Louisville's Central Business District is going green in a big way! Louisville Metro is launching a cutting edge "Wet-Dry" recycling pilot program for all Metro-serviced businesses and residents in the Central Business District. This program is expected to launch in March 2014. Read more below!
This program is the first of its kind in this region and truly changes the way we think about waste. Here, garbage is viewed first as a resource, not just something that is thrown away.
What is “Wet-Dry”? Wet-Dry refers to the way waste is separated for curbside collection. 'Wet' waste includes foods, liquids, used tissues, and dirty paper towels. This waste is most common in bathrooms, breakrooms, and kitchen areas.
'Dry' waste is basically everything else. Plastics, paper, clean cardboard, aluminum containers, metals, glass, etc. In most office settings, well over 75% of waste is recyclable - in some cases it is over 90%! This program allows us to recycle almost all of this material . . . and you don't even have to throw it in a recycle bin!
Why is this a big deal? It is the first municipal program of its kind in the region and among a very few in the entire country. Under existing conditions, only 11% of waste collected by Louisville Metro in the Central Business District is recycled.
With this program, nearly 90% of the stuff we throw away will be recycled!
We are here to help. We want to ensure you have all the resources and information necessary to fully embrace this new program. After all, its success is dependent upon your participation. In the coming weeks, you will hear more about this program and what you can do to help. To learn more, find the heading below that best matches your needs.
Information for Restaurants and Coffee Shops
Food and coffee grinds will be recycled into high quality compost! Food generating businesses will have two types of carts. The brown cart(s) will be for organic (food) waste only. You can keep these carts in your kitchen area - they will not be seen by customers. It will be emptied and replaced with a clean cart long before it has a chance to create any odor issues. Depending on your needs, brown carts will be serviced between 2 and 6 times per week.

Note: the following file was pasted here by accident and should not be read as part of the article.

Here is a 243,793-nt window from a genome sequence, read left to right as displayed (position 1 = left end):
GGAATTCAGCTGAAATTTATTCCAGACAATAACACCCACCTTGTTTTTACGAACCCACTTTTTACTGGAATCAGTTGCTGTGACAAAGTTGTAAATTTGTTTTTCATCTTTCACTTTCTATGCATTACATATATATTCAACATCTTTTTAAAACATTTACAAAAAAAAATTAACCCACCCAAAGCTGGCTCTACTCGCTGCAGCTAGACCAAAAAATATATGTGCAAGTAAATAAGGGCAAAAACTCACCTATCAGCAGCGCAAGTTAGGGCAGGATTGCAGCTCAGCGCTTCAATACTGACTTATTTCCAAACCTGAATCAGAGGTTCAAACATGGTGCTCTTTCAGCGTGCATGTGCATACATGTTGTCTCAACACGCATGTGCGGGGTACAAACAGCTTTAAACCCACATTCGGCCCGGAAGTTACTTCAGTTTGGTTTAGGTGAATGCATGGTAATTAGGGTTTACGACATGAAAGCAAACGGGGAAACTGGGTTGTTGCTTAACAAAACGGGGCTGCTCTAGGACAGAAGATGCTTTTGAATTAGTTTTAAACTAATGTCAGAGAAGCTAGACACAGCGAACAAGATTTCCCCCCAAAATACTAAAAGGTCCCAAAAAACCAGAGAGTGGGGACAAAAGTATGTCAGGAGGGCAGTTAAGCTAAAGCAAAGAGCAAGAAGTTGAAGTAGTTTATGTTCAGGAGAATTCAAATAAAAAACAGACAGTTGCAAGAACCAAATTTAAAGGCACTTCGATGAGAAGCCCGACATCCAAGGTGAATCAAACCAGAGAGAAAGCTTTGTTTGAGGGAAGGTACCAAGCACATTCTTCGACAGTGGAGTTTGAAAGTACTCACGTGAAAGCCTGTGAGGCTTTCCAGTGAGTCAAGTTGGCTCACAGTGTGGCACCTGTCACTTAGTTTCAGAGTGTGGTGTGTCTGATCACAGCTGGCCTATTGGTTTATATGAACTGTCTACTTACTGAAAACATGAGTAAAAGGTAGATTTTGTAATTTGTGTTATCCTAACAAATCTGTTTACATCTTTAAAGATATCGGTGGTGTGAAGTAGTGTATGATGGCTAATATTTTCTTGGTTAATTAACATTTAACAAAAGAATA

We will assist in training your employees to properly separate your organic waste while ensuring that you can efficiently operate your business. Just like the non-food generating businesses, you will have an orange cart for all your non-organic "Dry" waste.
Links to printable signs
What goes in my food recycling cart?
Sign provided by QRS Recycling
Letter from Mayor Fischer
Information for Offices, Retail Stores, and all other
For most office and retail locations, you will place everything in one container - your orange cart(s).
However, there are a few instructions that are very important for all businesses to keep in mind.
All restroom waste should be collected in receptacles lined with black garbage bags. In breakrooms, kitchen areas, or coffee station areas, designate at least one receptacle for collection of food, coffee grinds, liquids, dirty tissues and paper towels - these containers should also be lined with a black garbage bag.
All other waste (i.e. non-restroom and non-breakroom waste) should be thrown away in receptacles with clear bags or placed directly into your orange cart(s).
Simply tie up the black bags and toss them into your orange cart with everything else. When your waste reaches the recycling center, the black bags are a signal to pull this material before it passes through the recycling processing facility. Pretty cool.
Links to printable signs
Wet-Dry Program Flyer
Post in your office and share with your property manager and custodial staff
Dry Waste Sign
Post these on bins for all dry waste. Line these bins with clear bags.